Having a bounty on coyotes is nothing new. In the early 1800s Michigan had a bounty on certain animals. One book, written in 1922 by Norman Asa Wood, notes that in Washtenaw County in 1837 a bounty likely existed of $5 each for coyotes. Some states like North Dakota had bounties on coyotes several decades ago. Some businesses in the Kalamazoo area sponsor weekend bounties/contests, but “never over a month long,” stated Hawley. There was a cash award program in the Province of Nova Scotia, Canada in 2011.  This was a government-sponsored bounty of $20 per each coyote pelt brought in.

I have spoken to a number of local coyote hunters who tell me the coyote numbers have gotten out of control. Hawley stated he knows of one man that has killed over 30 of them.

Coyotes have a natural fear of humans, and will often make themselves scarce if they scent humans or are spotted by them. One of the biggest problems is caused by people feeding them have caused them to be less fearful of people and they may even become aggressive to livestock, pets, and yes, even to people.

According to a story by the Huffpost in January 2013, a man named Faron Scarberry of Kent, Washington was attacked by three coyotes in his own backyard. The coyotes were apparently after Scarberry’s pet dog initially. Also in the same year, a suburban Chicago man named Roger Nelson stopped a group of coyotes that broke a glass door trying to get his three dogs. Experts will tell you that coyotes see dogs as a threat to its territory.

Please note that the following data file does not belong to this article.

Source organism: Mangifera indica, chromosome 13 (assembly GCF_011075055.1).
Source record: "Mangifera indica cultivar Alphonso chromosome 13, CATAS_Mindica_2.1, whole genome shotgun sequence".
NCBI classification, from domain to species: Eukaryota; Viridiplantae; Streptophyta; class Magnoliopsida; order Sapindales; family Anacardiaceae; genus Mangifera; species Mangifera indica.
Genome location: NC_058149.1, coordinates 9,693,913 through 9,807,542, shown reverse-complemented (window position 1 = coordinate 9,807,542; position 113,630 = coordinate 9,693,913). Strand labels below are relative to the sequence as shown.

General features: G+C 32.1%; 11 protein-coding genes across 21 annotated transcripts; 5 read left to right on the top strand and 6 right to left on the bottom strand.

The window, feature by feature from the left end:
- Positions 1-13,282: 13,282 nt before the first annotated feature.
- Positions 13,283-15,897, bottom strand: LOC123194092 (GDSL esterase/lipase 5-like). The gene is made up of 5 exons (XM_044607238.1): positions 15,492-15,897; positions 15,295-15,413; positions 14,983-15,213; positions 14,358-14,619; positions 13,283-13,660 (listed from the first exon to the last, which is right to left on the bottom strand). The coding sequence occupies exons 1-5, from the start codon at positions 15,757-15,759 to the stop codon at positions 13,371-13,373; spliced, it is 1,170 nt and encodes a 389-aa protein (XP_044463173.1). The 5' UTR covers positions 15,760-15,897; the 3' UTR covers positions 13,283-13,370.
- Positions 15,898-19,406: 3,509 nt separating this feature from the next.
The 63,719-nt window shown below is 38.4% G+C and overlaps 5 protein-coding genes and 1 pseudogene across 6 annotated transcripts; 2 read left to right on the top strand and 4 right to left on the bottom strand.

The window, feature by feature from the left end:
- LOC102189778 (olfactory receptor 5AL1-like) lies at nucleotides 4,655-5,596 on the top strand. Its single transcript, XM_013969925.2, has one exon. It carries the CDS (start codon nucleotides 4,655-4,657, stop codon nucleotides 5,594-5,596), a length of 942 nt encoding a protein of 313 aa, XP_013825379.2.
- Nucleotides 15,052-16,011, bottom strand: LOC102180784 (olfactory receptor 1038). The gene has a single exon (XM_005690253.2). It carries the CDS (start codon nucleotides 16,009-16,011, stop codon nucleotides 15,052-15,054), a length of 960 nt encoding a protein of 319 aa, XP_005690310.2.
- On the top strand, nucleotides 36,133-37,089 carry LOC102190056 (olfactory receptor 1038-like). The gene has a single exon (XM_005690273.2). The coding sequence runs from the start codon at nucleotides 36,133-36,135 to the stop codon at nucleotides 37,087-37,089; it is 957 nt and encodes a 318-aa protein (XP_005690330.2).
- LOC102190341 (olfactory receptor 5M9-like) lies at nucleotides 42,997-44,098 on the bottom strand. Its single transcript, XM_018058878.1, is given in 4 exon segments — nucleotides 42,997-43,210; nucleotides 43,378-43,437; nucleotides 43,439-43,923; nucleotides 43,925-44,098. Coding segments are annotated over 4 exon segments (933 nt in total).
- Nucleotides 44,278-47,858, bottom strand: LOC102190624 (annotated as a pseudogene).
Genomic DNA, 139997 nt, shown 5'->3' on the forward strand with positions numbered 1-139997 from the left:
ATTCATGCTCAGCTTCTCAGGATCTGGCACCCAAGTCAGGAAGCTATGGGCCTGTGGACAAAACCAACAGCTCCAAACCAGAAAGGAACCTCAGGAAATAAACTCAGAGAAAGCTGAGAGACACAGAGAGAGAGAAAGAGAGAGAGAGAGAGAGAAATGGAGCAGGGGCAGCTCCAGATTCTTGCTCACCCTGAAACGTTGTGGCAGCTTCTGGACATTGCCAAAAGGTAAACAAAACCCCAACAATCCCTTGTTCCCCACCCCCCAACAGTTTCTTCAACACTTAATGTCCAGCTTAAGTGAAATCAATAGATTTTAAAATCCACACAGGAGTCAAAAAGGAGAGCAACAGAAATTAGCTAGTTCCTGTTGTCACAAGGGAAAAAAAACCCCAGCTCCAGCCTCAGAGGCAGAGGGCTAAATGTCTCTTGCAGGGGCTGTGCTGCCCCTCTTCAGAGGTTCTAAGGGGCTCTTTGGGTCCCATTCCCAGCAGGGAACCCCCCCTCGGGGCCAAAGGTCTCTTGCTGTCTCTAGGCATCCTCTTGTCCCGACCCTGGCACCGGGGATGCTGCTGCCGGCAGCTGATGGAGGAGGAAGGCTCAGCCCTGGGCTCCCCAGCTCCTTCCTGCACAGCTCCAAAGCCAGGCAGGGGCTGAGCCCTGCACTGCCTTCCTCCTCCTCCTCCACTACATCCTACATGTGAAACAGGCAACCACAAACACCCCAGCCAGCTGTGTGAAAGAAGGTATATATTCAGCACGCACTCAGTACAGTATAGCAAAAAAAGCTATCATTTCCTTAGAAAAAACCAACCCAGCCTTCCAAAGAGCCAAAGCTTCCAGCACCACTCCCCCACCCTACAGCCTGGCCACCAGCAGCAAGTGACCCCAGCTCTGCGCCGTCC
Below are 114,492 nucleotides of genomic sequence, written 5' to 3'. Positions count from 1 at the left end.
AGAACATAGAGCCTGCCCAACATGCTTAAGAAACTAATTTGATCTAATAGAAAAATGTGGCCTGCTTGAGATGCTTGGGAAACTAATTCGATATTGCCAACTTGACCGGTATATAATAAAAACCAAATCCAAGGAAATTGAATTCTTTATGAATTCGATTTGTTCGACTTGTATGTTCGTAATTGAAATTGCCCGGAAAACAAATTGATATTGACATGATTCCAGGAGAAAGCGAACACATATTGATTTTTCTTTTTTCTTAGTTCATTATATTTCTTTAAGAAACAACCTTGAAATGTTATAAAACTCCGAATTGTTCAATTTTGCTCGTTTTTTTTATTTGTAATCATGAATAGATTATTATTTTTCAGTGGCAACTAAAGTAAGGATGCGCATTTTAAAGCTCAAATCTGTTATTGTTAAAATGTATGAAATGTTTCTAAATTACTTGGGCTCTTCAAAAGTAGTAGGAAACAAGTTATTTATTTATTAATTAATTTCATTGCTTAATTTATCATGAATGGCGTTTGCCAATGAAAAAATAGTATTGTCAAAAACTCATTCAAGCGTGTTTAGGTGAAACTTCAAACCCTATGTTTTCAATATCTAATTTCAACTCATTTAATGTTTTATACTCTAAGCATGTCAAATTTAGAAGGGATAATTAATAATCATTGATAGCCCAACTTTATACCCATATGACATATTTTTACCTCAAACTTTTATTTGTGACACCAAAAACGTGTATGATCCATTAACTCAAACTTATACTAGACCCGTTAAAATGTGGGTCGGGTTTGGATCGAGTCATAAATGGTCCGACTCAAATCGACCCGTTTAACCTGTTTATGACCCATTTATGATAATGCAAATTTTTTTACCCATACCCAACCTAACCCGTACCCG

Coyotes are opportunistic hunters that, although extremely rare, have attacked small children. There was a case in July in 1998 in Forestdale, Massachusetts that a coyote attacked a three-year-old playing in his backyard. His mother had to pry the animal off her son. They boy survived and the coyote was later killed. In Phoenix, there an incidence where game officials trapped and killed a coyote at the same Mesa home where a toddler was nearly dragged off by a coyote. The boy’s father killed the coyote, but his son got a month-long series of rabies shots. In October 30, 2009 in Nova Scotia, a rising Canadian folk singer, 19-year-old Taylor Mitchell, was killed by coyotes according to Chip Bird, the Parks Canada field unit superintendent. Hikers witnessed the attack and called 911, but after being airlifted to a hospital in Halifax, she later died of her wounds. These cases are extreme, and they are rare. Coyotes are not simply cute critters, but are wild animals and one should not necessarily fear them, but respect them.

Yes, coyotes are fun to watch in nature, but like just like too much salt, perhaps a reduction in numbers will be beneficial to both coyotes and humans. Good luck to all you hunters and trappers out there! And hats off to Knutson’s for their efforts.


1 Comment

  1. Nancy Johnston

    October 11, 2017 at 9:09 am

    You discuss bounty on coyotes and offer them in the local store. I also interested about this. I want to contact you first. Thanks for this post.